There are, of course, many manufacturing companies that are taking active steps to reduce the occurrences of avoidable costly mistakes. Working with these companies, I have identified the 5 key areas successful companies excel in:

  • Frontload Decisions. This is an old advice that is still as relevant as it has ever been. All product lifecycle related considerations, including manufacturability (as we discussed earlier), supply chain, service and product end of life should be evaluated and optimized early in the design. PDP practices are typically implemented as a linear forward-feeding process, which can delay critical decisions concerning downstream activities, such as manufacturability and maintainability. Good product lifecycle management practices brings all requirements and constraints, which often can be in conflict – for instance, the airflow vs. manufacturability example I presented earlier – and reach an optimal solution. I often refer to this as DFX: Design for Multidisciplinary Constraints, or, if you prefer: Design for Excellence.
  • Standardize Designs and Processes; Maximize Reuse. One of the bigger challenges I encounter in many companies is the insatiable urge to innovate, to come up with new designs, to do things differently. These are all important traits. At the same time, smart companies are careful not to innovate for innovation sake. When practical, these companies make sure to standardize design elements and manufacturing processes so that they can avoid repeating mistakes of the past, and when errors do occur, they can be identified and corrected swiftly.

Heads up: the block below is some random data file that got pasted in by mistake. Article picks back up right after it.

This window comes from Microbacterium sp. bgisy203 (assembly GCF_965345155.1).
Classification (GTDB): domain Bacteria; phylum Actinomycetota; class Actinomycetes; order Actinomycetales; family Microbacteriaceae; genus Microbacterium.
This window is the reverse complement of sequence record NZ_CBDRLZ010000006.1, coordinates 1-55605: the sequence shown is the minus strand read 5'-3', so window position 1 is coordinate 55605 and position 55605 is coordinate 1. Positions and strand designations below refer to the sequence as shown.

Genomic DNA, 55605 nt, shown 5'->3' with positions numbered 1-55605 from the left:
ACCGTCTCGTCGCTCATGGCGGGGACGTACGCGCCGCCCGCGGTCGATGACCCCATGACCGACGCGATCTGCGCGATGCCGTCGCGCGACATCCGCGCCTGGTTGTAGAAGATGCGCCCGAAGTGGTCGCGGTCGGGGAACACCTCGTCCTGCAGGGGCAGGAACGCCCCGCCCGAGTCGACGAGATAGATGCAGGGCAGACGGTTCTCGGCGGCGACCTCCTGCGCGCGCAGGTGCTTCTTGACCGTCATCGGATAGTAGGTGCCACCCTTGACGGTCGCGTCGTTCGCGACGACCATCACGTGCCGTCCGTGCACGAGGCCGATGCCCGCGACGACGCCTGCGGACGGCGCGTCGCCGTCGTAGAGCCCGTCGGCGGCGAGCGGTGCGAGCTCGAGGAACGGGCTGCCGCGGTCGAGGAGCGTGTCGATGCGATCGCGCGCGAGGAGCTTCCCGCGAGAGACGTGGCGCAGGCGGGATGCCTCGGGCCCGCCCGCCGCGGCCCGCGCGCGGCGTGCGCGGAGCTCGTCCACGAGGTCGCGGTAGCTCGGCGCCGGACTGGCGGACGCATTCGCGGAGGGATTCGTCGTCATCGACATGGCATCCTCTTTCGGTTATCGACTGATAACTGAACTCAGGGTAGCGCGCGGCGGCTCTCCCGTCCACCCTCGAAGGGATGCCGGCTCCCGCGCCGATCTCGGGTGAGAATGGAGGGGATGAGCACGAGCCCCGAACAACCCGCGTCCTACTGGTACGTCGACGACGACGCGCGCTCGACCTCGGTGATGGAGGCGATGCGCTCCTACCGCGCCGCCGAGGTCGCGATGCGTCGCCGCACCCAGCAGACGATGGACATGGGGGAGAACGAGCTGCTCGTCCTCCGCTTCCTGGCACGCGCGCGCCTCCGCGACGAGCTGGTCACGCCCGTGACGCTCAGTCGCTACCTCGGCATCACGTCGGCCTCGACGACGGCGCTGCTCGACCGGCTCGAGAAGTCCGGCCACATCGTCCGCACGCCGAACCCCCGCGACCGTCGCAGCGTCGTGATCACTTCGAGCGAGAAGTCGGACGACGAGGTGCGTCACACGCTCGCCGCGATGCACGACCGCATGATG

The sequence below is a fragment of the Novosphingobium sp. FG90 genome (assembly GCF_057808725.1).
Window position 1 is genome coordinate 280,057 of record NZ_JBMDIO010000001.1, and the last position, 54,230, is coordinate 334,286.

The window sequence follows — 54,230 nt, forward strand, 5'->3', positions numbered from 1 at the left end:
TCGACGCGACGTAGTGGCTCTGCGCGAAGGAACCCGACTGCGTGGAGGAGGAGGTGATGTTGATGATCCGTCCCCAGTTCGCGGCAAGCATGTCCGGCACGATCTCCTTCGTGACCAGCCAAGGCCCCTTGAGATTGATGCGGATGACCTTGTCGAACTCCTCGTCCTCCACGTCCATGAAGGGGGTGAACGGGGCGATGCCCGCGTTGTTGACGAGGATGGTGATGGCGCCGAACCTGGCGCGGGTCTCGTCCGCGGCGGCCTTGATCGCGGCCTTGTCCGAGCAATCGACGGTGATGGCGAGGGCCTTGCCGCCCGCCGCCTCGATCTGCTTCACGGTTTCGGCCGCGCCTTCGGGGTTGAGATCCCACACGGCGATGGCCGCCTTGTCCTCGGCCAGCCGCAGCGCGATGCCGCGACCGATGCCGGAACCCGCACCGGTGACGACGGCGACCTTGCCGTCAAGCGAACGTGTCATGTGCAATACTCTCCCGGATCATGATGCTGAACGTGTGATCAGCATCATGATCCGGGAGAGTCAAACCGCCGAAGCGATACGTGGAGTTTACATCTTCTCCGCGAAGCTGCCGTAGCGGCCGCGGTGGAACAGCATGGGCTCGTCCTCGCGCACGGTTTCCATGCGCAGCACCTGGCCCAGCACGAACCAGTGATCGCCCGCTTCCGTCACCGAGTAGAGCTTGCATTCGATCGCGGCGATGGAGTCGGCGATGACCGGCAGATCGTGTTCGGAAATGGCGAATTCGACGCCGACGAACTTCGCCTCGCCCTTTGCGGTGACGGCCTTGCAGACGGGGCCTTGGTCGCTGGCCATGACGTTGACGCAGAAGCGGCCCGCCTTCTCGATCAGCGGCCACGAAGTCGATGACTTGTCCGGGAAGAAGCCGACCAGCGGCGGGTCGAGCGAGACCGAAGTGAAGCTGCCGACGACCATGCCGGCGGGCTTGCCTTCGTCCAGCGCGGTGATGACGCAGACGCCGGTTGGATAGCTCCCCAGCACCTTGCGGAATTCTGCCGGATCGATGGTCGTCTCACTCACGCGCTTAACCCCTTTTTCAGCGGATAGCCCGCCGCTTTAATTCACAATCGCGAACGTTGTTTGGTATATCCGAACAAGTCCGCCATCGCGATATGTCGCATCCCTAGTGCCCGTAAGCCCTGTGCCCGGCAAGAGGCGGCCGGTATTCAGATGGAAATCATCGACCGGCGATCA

• Implement Best Practices. This is an easy advice to follow, yet not many do. Engineering, Manufacturing, Quality, and practically everyone in your product team has perspective and experience that might be worth incorporating in design guidelines throughout the product lifecycle.
  • Unify Methods and Tools. The complexity and multidisciplinary nature of product design today demands the use of several design and analysis tools to help product engineers assess the design from multiple perspectives simultaneously: functionality, cost, reliability, manufacturability, serviceability and several others. These should be synthesized into a single decision-making framework to create a complete, accurate and up to date context for higher-fidelity design decisions. By implementing a formal DFX workbench and applying complex multidisciplinary design rules objectively and consistently, companies are able to make better design trade-off decisions, identify opportunities for design reuse, apply best practices, and improve engineering productivity.